Pallet racking inspections (frequently referred to as racking inspection) is a visual examination of warehouse and storage frameworks (typically pallet racking or mezzanine floors) to ensure that they are safe for use. Warehouse Racking inspections must be conducted on a regular basis by a member of the warehouse group as part of the warehouse’s overall health and safety procedures. Additionally, a qualified racking inspector must conduct a thorough racking inspection at least annually.
Prior to your examination:
Your pallet racking inspector should be aware of the date of the next upcoming pallet racking inspections and schedule them accordingly. They can schedule inspections with as little as one week’s notice and then work around your warehouse’s schedule.
If no inspections have been carried out in your warehouse before, it is ideal if you can provide a drawing of the facility to ensure that an accurate quotation is provided for the service. If you do not have drawings available, your requirements can be discussed in order to provide a quotation prior to the warehouse racking inspection.
The inspection procedure is as follows:
While the majority of racking inspections will take place at ground level, our inspectors are capable of performing high level inspections upon request. These are achieved by utilizing equipment such as a scissor lift to inspect racking from a variety of angles. The inspector will work in a systematic manner, strolling down each aisle one at a time. They’ll inspect the components of racking (i.e., uprights and beams) and note any that are damaged or missing in accordance with guidelines. They’ll also look for any potential hazards, such as improperly stored pallets or wreckage on the floor, that could lead to an accident.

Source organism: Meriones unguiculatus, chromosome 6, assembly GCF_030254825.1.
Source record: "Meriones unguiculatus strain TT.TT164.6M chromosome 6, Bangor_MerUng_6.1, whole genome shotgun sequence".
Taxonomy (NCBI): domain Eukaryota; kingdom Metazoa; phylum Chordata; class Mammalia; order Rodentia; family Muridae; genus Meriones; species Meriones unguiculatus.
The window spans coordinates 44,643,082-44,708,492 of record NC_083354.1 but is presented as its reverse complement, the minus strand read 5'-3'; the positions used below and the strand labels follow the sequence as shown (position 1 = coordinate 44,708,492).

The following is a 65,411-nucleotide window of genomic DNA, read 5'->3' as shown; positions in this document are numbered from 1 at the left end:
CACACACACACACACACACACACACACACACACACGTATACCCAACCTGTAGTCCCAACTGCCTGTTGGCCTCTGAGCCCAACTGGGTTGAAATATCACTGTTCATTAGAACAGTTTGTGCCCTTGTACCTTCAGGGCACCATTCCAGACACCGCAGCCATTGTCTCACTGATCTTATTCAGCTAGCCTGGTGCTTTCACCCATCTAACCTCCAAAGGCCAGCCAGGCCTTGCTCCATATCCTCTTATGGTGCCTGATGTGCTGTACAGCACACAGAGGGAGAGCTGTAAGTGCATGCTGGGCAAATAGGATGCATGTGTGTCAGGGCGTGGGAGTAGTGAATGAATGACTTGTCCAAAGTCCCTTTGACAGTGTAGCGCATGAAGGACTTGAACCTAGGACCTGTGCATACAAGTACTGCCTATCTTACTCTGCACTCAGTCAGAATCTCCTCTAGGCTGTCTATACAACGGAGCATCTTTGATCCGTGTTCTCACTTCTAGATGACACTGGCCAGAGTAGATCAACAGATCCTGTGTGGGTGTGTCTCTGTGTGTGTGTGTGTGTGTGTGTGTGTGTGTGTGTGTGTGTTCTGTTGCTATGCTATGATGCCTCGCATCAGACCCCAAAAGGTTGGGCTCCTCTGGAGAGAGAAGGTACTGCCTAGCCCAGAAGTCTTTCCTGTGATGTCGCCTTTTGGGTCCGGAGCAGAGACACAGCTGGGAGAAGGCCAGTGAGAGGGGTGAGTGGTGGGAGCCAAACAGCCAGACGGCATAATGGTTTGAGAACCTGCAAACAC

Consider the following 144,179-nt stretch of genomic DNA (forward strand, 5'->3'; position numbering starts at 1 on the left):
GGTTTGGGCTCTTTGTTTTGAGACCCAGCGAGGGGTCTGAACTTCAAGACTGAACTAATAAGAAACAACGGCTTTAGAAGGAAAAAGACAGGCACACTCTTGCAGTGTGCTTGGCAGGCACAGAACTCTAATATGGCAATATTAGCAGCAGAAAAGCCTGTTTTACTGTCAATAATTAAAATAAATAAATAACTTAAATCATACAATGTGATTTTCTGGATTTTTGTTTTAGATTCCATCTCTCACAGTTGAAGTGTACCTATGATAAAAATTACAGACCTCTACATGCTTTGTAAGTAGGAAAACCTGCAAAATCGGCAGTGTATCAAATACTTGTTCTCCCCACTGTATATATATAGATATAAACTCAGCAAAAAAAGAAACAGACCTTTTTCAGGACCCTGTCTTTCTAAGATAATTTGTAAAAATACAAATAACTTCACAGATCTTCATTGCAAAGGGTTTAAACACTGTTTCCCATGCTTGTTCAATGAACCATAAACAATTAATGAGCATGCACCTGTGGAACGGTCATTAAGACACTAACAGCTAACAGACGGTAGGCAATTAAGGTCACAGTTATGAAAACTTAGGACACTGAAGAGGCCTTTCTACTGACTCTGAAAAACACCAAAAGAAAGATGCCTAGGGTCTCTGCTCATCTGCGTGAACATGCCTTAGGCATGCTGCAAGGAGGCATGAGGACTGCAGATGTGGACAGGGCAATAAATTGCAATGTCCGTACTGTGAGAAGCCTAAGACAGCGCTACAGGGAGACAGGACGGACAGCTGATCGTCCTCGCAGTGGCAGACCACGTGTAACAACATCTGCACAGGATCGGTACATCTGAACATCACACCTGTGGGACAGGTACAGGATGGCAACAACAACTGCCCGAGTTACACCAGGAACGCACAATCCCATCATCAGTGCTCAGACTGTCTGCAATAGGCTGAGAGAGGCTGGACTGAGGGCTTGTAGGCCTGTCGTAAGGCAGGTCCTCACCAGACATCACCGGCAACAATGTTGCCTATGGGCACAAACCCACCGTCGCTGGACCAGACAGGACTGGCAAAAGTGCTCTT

Results of the inspection
When an upright bends, measurements will be taken with a straight edge (typically 1m in length) and a risk rating of “green,” “amber,” or “red” will be assigned. Any racking that is classified as amber or red risk must be replaced, and red risks must always be unloaded right away. As soon as possible, the Amber risk must be unloaded. If the racking is not unloaded within five weeks of the inspection, it should be categorized as a red risk. In both cases, the racking should be replaced before the pallets can be reinstalled.
Any beams with imperfections or buckles will also need to be replaced, as any impairment means that the beam can no longer be guaranteed to hold the burden that it was designed to carry. If this happens, the beam should be unloaded and left that way until it is replaced. The inspector will write a detailed report on the warehouse’s storage solutions, including photographs if necessary. Any urgent issues are immediately reported, either during the final inspection or at the end, based on the scale of risk. Any risks that aren’t critical will be detailed in the report.
Carrying out Pallet Racking Inspections
Even if you engage a professional to inspect your pallet racking on a regular basis, internal self-inspections can be extremely beneficial. Look to verify if your racking is plumb, or if you observe any red flags, such as vertical tilting, throughout your inspection. Check for corrosion and rust, both of which could indicate weakened metal, as well as scraped paint, which could suggest a previous collision. It’s also crucial to check that your racks aren’t overloaded, as this can harm the beams and cause them to fail. If you detect that your pallet racking is failing, you should replace it immediately.
Both the layout of your warehouse and your material handling strategy contribute to its overall safety and efficiency. As a result, adopting thorough racking inspection checklists can assist you in staying on top of any concerns and ensuring that nothing is overlooked.